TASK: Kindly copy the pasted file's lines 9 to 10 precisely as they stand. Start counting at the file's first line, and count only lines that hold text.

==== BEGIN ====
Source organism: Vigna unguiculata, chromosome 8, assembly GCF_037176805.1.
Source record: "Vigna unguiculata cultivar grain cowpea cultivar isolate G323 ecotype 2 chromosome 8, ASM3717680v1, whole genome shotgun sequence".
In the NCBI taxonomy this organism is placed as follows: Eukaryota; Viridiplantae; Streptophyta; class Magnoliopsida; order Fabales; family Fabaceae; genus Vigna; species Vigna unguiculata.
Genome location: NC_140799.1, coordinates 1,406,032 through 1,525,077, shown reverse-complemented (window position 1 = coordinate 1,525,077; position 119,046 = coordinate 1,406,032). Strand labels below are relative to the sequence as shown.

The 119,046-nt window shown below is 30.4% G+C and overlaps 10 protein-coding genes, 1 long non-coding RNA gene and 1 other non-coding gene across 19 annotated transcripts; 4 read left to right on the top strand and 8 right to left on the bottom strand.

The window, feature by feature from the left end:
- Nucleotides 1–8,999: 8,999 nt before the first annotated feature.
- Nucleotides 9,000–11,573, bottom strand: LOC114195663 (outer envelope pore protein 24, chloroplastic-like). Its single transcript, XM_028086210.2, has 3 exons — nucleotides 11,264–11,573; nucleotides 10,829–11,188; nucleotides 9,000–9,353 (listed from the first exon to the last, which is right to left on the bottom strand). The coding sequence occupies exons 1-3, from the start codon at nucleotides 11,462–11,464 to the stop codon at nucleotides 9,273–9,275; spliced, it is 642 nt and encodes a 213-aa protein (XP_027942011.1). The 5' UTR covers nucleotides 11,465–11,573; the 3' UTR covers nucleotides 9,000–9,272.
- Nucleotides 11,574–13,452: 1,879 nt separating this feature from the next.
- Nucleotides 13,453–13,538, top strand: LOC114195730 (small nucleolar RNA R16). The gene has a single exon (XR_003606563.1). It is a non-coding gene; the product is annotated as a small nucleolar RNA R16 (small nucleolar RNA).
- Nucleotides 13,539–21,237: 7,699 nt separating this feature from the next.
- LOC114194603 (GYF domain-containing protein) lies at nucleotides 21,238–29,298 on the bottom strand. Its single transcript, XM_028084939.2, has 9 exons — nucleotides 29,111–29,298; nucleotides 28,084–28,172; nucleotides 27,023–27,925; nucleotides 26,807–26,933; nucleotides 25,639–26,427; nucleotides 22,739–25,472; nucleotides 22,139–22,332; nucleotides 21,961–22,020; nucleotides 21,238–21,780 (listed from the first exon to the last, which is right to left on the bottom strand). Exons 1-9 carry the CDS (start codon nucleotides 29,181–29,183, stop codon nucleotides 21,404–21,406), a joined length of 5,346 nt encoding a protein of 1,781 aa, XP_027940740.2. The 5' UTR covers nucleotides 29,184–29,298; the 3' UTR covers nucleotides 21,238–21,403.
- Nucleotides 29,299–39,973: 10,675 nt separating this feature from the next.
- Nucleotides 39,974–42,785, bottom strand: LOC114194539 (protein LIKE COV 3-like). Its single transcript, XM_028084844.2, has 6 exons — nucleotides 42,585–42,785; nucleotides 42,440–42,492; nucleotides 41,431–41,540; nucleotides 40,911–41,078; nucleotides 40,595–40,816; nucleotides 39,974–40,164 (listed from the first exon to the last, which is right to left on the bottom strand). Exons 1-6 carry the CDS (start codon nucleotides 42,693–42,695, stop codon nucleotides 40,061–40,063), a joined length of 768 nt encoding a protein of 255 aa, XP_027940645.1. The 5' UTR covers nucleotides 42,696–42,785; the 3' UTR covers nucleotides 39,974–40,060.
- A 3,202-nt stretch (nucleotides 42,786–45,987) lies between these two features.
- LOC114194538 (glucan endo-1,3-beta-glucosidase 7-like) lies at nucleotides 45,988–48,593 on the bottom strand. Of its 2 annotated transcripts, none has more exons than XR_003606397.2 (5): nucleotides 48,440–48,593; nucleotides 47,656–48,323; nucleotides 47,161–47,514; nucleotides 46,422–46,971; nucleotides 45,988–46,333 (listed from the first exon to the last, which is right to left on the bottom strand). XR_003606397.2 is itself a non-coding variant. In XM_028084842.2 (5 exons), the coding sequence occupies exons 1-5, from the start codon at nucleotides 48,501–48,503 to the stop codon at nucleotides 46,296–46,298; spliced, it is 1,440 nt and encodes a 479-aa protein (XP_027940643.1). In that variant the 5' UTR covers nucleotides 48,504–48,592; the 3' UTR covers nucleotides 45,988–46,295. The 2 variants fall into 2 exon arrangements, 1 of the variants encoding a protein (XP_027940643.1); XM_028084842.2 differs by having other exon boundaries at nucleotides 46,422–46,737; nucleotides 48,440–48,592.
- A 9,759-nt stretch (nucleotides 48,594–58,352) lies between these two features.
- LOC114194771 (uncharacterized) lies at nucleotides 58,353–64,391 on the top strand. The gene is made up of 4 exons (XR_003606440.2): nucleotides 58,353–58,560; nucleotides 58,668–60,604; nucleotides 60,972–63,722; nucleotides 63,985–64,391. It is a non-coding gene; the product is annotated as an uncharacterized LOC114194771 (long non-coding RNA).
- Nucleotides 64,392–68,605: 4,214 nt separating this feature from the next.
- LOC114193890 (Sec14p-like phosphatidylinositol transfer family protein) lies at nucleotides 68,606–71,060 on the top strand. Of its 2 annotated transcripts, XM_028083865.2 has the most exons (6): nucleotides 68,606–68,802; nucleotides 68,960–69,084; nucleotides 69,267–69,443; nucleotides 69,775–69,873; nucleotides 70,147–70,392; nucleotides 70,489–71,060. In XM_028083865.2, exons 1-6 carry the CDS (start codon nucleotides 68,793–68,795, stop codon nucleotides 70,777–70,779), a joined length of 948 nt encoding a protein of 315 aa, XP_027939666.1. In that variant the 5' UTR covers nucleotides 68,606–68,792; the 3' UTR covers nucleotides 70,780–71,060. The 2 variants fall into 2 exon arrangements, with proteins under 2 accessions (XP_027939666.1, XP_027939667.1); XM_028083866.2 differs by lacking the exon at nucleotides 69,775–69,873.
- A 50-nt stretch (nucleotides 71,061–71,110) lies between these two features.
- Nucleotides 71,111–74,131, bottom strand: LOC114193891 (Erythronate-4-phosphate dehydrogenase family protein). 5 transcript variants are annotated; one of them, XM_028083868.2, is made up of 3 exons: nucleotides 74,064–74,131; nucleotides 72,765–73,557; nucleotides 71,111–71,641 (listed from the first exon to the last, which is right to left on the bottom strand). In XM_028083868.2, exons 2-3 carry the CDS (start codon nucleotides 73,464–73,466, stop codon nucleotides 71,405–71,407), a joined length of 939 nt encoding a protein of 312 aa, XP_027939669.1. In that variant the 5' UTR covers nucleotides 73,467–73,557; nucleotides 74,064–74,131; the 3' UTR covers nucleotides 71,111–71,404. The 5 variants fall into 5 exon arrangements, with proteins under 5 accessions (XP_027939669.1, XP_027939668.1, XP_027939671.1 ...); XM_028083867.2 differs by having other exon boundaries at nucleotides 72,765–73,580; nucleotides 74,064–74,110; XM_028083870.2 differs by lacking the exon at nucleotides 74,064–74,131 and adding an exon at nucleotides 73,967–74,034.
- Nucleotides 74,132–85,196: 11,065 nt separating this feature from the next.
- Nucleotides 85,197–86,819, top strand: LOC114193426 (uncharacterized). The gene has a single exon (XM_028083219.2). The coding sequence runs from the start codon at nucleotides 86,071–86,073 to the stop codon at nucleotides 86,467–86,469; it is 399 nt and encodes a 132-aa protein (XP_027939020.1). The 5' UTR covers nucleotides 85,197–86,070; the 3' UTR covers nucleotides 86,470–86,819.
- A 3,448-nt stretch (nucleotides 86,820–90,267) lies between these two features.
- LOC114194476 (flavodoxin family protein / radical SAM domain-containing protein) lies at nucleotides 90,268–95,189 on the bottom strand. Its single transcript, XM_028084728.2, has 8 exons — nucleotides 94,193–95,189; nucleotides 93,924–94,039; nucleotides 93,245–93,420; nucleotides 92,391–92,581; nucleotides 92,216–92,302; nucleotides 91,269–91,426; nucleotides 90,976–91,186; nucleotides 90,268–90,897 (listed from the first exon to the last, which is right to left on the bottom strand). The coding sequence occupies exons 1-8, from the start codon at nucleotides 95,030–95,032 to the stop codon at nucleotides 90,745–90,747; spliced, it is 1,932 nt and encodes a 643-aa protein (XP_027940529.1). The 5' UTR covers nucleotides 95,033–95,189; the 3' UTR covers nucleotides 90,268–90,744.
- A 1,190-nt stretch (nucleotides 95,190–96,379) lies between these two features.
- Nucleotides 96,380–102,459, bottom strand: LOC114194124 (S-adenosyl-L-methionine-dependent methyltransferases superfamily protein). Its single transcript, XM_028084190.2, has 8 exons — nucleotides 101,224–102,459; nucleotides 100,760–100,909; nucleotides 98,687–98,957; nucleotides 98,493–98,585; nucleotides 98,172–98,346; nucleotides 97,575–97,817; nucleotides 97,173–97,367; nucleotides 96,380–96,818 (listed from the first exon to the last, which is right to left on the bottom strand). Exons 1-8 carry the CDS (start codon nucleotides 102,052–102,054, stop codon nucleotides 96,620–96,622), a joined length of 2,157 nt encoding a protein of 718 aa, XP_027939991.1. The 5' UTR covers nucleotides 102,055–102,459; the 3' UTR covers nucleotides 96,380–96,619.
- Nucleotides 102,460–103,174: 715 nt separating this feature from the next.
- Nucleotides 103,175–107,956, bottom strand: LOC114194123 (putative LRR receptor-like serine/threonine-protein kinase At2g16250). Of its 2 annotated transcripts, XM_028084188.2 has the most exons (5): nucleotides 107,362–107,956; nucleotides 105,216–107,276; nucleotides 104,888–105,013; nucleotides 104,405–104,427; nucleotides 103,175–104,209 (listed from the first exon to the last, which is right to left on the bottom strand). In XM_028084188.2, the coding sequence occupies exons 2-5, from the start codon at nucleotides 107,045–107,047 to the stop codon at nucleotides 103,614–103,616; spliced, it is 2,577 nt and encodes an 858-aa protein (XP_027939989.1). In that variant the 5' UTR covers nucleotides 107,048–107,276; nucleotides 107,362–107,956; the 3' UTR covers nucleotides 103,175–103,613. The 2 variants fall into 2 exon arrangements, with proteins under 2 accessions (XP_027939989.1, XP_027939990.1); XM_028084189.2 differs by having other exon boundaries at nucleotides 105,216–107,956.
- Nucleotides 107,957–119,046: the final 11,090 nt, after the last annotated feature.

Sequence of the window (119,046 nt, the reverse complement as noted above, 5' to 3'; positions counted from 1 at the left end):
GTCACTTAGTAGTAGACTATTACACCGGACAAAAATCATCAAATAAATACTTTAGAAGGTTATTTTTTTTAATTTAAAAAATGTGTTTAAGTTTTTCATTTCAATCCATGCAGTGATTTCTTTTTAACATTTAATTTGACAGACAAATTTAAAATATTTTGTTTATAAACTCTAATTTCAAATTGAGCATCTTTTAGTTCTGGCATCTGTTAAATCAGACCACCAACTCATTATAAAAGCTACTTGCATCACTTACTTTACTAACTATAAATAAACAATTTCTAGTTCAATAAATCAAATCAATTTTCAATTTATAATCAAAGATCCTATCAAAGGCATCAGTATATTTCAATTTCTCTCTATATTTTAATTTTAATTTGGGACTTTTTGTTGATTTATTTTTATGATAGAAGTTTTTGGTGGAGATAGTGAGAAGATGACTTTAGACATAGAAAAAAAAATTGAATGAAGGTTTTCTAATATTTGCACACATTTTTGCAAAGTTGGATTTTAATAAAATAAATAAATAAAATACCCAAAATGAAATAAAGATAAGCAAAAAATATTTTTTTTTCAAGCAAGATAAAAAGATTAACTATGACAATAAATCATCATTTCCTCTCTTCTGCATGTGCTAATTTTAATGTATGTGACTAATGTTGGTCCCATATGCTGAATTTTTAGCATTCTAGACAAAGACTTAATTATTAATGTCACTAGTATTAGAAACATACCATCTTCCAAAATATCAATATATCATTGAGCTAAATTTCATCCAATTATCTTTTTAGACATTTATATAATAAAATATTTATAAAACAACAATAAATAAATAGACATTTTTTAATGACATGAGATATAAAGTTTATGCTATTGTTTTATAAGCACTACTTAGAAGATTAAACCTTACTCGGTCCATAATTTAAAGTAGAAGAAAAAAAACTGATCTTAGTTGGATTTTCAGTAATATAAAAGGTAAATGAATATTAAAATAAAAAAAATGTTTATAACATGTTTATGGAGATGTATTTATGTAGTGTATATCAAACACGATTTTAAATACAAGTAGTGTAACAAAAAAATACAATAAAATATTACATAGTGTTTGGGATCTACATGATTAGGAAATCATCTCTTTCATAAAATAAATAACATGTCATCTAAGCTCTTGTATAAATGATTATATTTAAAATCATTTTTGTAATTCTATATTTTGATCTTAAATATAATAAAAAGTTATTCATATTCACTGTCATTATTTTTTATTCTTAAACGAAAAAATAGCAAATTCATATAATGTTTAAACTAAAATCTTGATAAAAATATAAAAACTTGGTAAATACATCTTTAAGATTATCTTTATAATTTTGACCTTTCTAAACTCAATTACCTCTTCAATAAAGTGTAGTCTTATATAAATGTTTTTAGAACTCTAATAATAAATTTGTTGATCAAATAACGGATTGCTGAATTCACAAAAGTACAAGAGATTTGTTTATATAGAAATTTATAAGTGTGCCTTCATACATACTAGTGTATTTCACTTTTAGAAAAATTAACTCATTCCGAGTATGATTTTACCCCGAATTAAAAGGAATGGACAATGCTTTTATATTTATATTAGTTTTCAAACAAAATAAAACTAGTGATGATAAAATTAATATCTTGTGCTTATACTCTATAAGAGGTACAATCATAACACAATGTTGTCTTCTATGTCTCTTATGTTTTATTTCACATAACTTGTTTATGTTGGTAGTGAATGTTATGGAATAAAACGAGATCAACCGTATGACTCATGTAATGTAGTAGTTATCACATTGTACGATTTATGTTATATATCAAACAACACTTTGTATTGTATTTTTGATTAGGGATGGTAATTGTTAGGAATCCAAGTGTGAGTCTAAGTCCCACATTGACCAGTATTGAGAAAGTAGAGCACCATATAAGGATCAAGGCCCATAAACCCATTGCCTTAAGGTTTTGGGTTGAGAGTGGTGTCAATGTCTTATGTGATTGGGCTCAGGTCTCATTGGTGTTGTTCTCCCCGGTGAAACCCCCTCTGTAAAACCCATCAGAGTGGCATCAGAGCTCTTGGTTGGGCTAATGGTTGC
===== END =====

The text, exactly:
- Nucleotides 11,574–13,452: 1,879 nt separating this feature from the next.
- Nucleotides 13,453–13,538, top strand: LOC114195730 (small nucleolar RNA R16). The gene has a single exon (XR_003606563.1). It is a non-coding gene; the product is annotated as a small nucleolar RNA R16 (small nucleolar RNA).